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From Michael McCandless <>
Subject Re: revisit naming for grouping/join?
Date Wed, 06 Jul 2011 12:36:02 GMT
On Tue, Jul 5, 2011 at 4:58 PM, Chris Hostetter
<> wrote:

> : > if so, then indepenent of the Collector, "ParentDocumentQuery" (or
> : > ParentDocumentQueryWrapper) still seems like it makes the most sense.
> :
> : Hmm, but that doesn't convey that it handles this nesting, ie, that
> : it's joining child docs with parent docs.
> you lost me there ... i feel like i'm not understanding your use of
> "joining"
> If...
>  * x is the parent of x1, x2, etc...
>  * y is the parent of y1, y2, etc...
>  * queryA matches w5, x1, x2, and z3
>  * queryB = BlockJoinQuery(queryA)
> ...then doesn't queryB only match w, x, and z?
> Isn't it just a query that wraps another query and returns the parents of
> the docs matched by the wrapped query?

Yes, it is... though, I think "normally" one would do a new
BlockJoinQuery per table (ie one for x, one for y, one for z); this
way you can pull child hits per-table.  But I believe your way (doing
3 joins w/ one BlockJoinQuery) will work fine (ie give the right
parent hits).

And this is the same thing as "joining" (relating the child matches
"up" to the corresponding parents), ie, this query "finishes" the join
done during indexing.

> : Also, these queries can be nested (from 2nd join in the star join),
> : and so it could be ChildAndGrandChildrenQuery.
> a) wouldn't that require you to wrap multiple of them? (ie: new
> BlockJoinQuery(new BlockJoinQuery(childQ, ...), ...)

Yes it would, ie, just like doing multiple joins.

> b) the use of child suggests that if the base query matches parents, then
> the wrapper will match children ... i think you really want it to clarify
> that the relationship goes the other way -- it returns parents (and grand
> parents, etc..) of the wrapped query ?

I think we want to emphasize both, that it expects child matches from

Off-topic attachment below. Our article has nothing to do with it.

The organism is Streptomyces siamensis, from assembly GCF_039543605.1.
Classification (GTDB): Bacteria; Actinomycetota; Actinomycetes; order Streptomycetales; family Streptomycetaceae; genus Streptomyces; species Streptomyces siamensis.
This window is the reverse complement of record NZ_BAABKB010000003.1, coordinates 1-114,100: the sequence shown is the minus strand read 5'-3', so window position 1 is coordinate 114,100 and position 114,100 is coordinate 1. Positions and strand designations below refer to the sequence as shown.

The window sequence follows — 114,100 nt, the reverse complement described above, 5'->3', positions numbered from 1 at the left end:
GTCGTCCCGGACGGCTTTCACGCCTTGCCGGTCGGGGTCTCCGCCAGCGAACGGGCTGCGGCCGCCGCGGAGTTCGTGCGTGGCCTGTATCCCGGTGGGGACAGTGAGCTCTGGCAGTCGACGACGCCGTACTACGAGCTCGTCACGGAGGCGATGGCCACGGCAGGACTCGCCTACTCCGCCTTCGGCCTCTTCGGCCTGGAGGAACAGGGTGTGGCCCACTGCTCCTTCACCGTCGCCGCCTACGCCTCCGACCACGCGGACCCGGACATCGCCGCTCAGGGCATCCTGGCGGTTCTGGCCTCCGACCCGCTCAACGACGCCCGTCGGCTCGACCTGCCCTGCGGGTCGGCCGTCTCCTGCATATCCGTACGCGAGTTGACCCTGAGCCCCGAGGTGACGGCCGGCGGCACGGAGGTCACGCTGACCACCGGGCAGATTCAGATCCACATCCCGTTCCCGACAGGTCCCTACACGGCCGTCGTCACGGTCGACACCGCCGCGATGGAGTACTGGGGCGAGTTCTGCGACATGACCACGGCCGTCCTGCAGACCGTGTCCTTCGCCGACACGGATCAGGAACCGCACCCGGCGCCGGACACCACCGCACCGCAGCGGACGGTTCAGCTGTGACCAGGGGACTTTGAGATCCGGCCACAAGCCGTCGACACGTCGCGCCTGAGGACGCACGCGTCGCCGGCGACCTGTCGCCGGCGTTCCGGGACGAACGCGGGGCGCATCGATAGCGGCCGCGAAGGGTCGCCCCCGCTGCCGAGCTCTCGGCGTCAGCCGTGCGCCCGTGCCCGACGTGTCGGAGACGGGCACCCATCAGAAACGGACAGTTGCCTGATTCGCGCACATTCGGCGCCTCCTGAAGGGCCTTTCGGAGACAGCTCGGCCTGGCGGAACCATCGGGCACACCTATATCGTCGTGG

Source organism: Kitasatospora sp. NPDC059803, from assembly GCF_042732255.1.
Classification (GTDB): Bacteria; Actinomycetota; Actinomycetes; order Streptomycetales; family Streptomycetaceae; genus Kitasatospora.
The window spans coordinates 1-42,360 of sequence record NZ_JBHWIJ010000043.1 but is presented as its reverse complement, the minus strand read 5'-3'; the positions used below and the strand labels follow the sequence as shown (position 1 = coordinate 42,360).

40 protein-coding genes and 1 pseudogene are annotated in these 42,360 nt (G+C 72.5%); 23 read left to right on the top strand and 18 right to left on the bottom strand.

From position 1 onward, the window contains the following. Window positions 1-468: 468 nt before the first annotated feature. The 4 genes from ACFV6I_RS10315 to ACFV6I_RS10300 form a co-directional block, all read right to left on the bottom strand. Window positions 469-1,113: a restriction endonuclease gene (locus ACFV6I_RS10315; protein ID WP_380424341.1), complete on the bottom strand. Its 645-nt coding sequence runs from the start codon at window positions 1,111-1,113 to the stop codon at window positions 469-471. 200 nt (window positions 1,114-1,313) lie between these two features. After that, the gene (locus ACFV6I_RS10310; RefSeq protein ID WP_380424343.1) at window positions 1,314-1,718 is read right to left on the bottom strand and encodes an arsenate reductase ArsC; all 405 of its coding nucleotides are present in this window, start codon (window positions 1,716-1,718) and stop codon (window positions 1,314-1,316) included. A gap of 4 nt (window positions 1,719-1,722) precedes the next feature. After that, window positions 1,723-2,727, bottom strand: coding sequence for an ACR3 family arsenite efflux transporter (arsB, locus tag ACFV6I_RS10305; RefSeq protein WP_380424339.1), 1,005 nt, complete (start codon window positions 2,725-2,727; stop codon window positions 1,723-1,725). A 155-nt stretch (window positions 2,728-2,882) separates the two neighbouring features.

the wrapped query and then returns corresponding ("joined") parent

Also... I think we are over-thinking the name ;)  We can't convey
*everything* in this name; as long as the name makes it clear that
you'll want to consider this / read its javadocs whenever doing
something with "nested docs", I think that's sufficient.  I think
NestedQueryWrapper (maybe NestedDocsQuery) and NestedDocsCollector are
good enough, at least better than the functional-driven names they now

> : I guess Wrapper would make sense since it wraps a query matching the
> : nested docs.  I think Document is redundant/implied?
> :
> : Maybe NestedQueryWrapper?
> ugh... that seems like it might be really confusing ... "nested what?" ...
> "nested query?" .. "of course it's a wrapper, it wraps a nested query"

Yeah I think maybe drop the Wrapper and add Docs: NestedDocsQuery?

> another reason why naming they query after the 'parents' might better
> explain what it does.

I think parents is under-stating it, since it's really a bidirectional
thing.  Ie the BlockJoinQuery interacts with both parent and child

> if i'm missunderstanding the docs, and it can go all the way up the
> taxonomy w/o having to use nest instances inside other instances then
> maybe "AncestorDocumentQueryWrapper" or "OuterDocumentQueryWrapper" could
> make sense?
> Dare i suggest "WrappingDocumentQueryWrapper" ?

Too long :)

> (i hate naming shit ... good names are too fucking hard .. and i can't
> find any antonyms for "nested" in the context we mean)

Naming is the hardest part :)

> : In fact, once we generalize TopDocs so that the type of each hit can
> : be parameterized then this collector would return TopDocs<NestedDoc>
>        ...
> : So I guess I would keep Top but drop Groups, and replace
> : ParentChildren with NestedDocs and move the Top in front:
> : TopNestedDocsCollector.
> yep, yep ... sounds just ... just feel like we need
> something better then anything we've come up for so far for the query,
> something to adequately explain that it (essenially) does the inverse of
> the collector -- going up the taxonomy and matching the parents/wrappers
> of the nested documents matched by the base query.

Honestly at this point I'm tempted to just stick with what we have
(the functionally driven names, instead of the dominant use case
driven name).

At its heart, this query is performing a join (well, finishing the
join that was done during indexing), and despite our efforts to more
descriptively capture the dominant use case, I don't think we're
succeeding.  We are basically struggling to find ways to explain what
a join does, into these class names.

Mike McCandless

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